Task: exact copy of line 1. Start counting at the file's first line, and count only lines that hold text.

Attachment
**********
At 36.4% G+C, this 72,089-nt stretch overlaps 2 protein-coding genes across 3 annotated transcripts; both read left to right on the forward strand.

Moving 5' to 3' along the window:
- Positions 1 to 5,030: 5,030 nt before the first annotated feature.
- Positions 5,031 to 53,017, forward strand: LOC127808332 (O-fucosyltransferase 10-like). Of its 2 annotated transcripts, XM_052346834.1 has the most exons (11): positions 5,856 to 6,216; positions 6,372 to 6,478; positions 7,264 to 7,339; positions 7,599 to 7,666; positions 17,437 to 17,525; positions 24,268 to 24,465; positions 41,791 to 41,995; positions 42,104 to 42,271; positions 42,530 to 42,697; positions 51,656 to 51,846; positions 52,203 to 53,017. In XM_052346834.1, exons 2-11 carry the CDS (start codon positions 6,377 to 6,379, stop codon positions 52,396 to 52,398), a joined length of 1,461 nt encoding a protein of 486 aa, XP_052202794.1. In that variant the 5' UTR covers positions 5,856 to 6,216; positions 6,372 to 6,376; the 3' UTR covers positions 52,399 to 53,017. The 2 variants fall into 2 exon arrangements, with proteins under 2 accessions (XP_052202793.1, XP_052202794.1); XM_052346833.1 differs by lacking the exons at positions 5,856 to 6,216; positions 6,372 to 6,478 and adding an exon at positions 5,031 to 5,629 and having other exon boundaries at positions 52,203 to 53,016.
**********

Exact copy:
At 36.4% G+C, this 72,089-nt stretch overlaps 2 protein-coding genes across 3 annotated transcripts; both read left to right on the forward strand.